A simple model for crawling cells

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Research reveals how cells achieve self-organization

Researchers from Kyoto University have developed a simple model for cell motion, which may explain how large groups of cells are able to coordinate and regulate their motion in tissues.

The complex motion of cells is crucial for the proper function of biological systems. For example, when an embryo is forming from a fertilized egg, its cells have to coordinate their movement to ensure healthy growth. In tumors, this regulation of motion breaks down, allowing cancerous cells to run amok.

Developing an understanding of how cells move and interact could prove extremely valuable, and has attracted the attention of researchers in biology, medicine, and physics.

Previous work has shown that cells respond to their environment through complex bio-mechanical processes. For instance, cells repel each other when they come into contact, a process called ‘contact inhibition of locomotion’. This is believed to be important for the self-organization of cells.

In a paper published in Scientific Reports, Ryoichi Yamamoto and his team at Kyoto University were able to build a simple model that reproduces many of these complex cell behaviors.

The model represents cells as two disks connected by a spring, one for the pseudopod –the front of the cell — and the other for the cell body. By coupling the pseudopod’s movement to the extension of the spring, the team found that cells naturally exhibit contact inhibition of locomotion; they slow down and change direction upon contact, and stop moving at sufficiently high cell densities.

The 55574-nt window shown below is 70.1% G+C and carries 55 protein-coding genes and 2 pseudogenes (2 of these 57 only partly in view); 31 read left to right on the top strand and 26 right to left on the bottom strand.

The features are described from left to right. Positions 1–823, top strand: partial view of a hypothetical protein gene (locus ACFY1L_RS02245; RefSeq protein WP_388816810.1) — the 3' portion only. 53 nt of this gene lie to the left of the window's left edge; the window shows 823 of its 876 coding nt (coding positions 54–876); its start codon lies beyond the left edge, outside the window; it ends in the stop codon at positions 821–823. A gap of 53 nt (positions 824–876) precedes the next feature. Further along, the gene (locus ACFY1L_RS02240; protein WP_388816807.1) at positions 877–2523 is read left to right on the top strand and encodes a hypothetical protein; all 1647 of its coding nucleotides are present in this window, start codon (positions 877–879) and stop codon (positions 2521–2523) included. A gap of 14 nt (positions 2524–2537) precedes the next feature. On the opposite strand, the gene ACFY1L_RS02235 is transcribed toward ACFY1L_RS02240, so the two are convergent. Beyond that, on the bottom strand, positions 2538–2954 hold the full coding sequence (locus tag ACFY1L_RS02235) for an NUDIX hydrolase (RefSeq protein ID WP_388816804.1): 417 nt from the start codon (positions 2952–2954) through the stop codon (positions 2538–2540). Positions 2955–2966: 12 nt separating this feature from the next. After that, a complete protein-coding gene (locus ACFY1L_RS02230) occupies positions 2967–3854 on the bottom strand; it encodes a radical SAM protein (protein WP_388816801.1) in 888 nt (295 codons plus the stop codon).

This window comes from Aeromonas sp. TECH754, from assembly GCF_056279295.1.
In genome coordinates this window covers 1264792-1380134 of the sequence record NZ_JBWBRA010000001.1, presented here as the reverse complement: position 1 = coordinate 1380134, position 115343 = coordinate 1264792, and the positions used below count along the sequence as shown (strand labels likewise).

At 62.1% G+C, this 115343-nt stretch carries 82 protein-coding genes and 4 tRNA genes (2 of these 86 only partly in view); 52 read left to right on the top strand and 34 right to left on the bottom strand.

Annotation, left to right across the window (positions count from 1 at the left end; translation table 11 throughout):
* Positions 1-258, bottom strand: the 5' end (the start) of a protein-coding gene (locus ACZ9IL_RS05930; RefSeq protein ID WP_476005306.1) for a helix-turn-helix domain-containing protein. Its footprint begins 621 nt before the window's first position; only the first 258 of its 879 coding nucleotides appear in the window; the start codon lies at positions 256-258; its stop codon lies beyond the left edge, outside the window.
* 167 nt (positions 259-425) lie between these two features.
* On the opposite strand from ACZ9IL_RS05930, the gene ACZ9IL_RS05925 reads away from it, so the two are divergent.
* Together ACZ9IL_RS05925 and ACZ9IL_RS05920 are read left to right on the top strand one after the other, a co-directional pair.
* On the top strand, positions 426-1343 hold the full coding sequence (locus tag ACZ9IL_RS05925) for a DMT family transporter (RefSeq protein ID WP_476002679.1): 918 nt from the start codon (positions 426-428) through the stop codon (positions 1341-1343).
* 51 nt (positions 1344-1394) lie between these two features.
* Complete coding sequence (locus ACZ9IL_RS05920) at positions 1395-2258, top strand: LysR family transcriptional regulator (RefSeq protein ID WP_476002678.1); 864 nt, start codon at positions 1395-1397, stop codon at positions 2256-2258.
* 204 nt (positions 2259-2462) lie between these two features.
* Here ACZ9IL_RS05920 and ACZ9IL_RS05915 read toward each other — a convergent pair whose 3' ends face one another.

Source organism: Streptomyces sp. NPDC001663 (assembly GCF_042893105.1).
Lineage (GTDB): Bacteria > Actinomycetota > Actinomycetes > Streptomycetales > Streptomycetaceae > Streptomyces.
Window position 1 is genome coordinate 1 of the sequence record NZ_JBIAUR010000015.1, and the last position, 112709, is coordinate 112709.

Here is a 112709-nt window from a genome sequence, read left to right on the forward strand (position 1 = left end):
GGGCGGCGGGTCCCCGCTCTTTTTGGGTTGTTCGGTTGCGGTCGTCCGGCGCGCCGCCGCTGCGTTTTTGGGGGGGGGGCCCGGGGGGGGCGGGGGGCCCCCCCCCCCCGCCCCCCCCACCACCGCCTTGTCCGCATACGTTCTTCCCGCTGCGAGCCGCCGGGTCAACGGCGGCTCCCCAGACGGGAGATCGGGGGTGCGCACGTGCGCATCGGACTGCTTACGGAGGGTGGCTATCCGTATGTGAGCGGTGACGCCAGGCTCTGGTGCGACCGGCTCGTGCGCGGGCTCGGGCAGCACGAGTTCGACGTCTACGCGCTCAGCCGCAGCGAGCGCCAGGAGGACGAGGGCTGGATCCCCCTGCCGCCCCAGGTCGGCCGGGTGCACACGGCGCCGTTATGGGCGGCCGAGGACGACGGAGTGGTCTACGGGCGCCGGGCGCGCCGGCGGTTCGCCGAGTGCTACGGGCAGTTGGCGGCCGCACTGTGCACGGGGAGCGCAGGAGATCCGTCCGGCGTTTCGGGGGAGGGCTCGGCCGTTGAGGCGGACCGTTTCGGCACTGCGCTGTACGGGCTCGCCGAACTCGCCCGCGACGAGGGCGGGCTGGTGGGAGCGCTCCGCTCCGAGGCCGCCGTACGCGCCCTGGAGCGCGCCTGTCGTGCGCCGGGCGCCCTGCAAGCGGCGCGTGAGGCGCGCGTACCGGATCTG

(a) Illustration of the cell model incorporating contact inhibition of locomotion: a cell consists of two disks connected by a spring. The motility is proportional to the cell extension (distance between disks).
(b) Simulation snapshot of cells running into a traffic jam

Further study revealed that the shape of the cell greatly influences collective motion. Those with a large front quickly align their motion, suggesting that cells might have evolved broader fronts to facilitate alignment.

The researchers were surprised to observe that the cells exhibited a dynamic state corresponding to what we know as traffic jams: density waves traveling against the cells’ direction of motion.

This allowed the researchers to not only draw a connection to the traffic flow of cells, but to also provide a possible explanation for previous observations of backwards-travelling waves in cell colonies.

This work highlights how simple mechanisms can give rise to complex behaviors in large systems.